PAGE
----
LA Rams authority/responsibility trouble means bigger problems ahead

Mandatory Credit: Mark J. Rebilas-USA TODAY Sports
Mandatory Credit: Mark J. Rebilas-USA TODAY Sports /

Are the LA Rams a well run organization today? That’s the pivotal question right now. You see, it may be the source of the problem. There is a technique when troubleshooting a bad organization. As an auditor of ‘what went wrong’, I can tell you from first-hand experience that the answer is typically right in front of you. Authority must accompany responsibility.

Or let’s be more focused. Does it make sense for head coach Sean McVay to call the offensive plays, designate the personnel packages, restrict the number of audibles that quarterback Jared Goff can call, and yet hold Goff solely and ultimately responsible for the offense?

Authority and responsibility. Authority is the power to change things. It’s the ability to call the plays on offense. Responsibility is the accountability if something goes wrong. If those two are not under the same hat, problems break out.  Let’s put it another way. If someone else buys cheap ingredients, or materials, or tools, it’s not the fault of the chef, the carpenter, or the plumber if things do not turn out as planned.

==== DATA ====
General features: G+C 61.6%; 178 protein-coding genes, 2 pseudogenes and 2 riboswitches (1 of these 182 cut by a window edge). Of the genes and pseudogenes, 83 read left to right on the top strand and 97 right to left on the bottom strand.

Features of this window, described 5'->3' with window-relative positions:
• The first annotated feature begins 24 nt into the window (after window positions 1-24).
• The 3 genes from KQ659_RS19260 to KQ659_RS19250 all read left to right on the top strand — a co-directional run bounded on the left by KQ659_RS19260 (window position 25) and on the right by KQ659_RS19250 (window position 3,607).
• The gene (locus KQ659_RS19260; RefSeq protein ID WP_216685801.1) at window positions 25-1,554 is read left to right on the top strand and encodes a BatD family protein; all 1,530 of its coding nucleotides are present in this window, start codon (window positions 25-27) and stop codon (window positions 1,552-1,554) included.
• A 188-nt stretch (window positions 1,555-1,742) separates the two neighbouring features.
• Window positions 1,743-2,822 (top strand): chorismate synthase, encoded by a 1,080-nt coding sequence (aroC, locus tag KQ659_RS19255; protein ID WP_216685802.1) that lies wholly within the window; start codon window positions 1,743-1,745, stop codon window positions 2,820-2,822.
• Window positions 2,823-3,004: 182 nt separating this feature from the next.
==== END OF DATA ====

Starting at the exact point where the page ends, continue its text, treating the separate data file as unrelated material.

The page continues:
The problem in an organization is typically not due to a bad person. It’s usually not a person who moves into a position to become ‘the problem’. If a person gets past the checkpoints or can become a problem, the process has broken down along the way. A broken process creates problems for an organization. A well established and maintained process fixes problems along the way.

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Good leadership

Good leadership fixes a broken process. Bad leadership assigns the blame and then replaces the responsible party. The goal of both strategies is the same: To get better. Good leadership tries to create enough support in a system so that the person succeeds.

Bad leadership deflects faults to someone else. In management circles, it’s called playing the blame game, and it results in creating a bad culture in an organization. And the psychology of assigning blame indicates the inability to truly diagnose the problem.

This is the same offense where Sean McVay calls the plays, sends in the personnel packages, and Goff executes the play. So what if it’s a bad play? What if the play design throws the quarterback into the teeth of the defense? It’s Goff’s fault. If a receiver runs the wrong route, or if the linemen fail to block, it’s Goff’s fault. Even when it’s not Goff’s fault, the pattern of blaming Goff is too difficult to break.

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Stats don’t lie, this time

Per SharpFootballStats, the LA Rams used the 11-personnel (3 WR sets) package 65 percent of the offensive snaps in 2020. 12-personnel (2 WR 2 TE sets) was used 29 percent of the time. Finally, 13-personnel (1 WR 3 TE sets) was used five percent of the time. And yet, when the Rams used the 12-personnel package against the New England Patriots, The Rams offense scored 24 points and dominated in that game.